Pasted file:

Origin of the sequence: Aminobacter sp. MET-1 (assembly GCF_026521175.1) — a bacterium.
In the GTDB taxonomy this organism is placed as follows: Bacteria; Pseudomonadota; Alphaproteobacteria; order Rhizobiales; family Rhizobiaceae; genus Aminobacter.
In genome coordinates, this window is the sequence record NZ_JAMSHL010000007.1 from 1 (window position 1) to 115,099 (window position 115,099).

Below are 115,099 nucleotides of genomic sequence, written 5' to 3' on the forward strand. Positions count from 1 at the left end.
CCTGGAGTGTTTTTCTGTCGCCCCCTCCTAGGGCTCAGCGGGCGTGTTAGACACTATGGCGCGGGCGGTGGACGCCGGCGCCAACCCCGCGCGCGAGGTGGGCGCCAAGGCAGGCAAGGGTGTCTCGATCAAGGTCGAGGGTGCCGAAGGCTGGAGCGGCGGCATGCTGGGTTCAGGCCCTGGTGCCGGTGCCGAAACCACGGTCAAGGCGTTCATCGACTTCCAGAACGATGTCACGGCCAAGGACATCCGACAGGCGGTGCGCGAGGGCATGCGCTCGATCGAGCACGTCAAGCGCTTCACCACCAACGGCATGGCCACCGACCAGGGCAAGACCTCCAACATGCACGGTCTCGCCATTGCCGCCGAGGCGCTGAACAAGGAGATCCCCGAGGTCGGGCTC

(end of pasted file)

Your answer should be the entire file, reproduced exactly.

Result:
Origin of the sequence: Aminobacter sp. MET-1 (assembly GCF_026521175.1) — a bacterium.
In the GTDB taxonomy this organism is placed as follows: Bacteria; Pseudomonadota; Alphaproteobacteria; order Rhizobiales; family Rhizobiaceae; genus Aminobacter.
In genome coordinates, this window is the sequence record NZ_JAMSHL010000007.1 from 1 (window position 1) to 115,099 (window position 115,099).

Below are 115,099 nucleotides of genomic sequence, written 5' to 3' on the forward strand. Positions count from 1 at the left end.
CCTGGAGTGTTTTTCTGTCGCCCCCTCCTAGGGCTCAGCGGGCGTGTTAGACACTATGGCGCGGGCGGTGGACGCCGGCGCCAACCCCGCGCGCGAGGTGGGCGCCAAGGCAGGCAAGGGTGTCTCGATCAAGGTCGAGGGTGCCGAAGGCTGGAGCGGCGGCATGCTGGGTTCAGGCCCTGGTGCCGGTGCCGAAACCACGGTCAAGGCGTTCATCGACTTCCAGAACGATGTCACGGCCAAGGACATCCGACAGGCGGTGCGCGAGGGCATGCGCTCGATCGAGCACGTCAAGCGCTTCACCACCAACGGCATGGCCACCGACCAGGGCAAGACCTCCAACATGCACGGTCTCGCCATTGCCGCCGAGGCGCTGAACAAGGAGATCCCCGAGGTCGGGCTC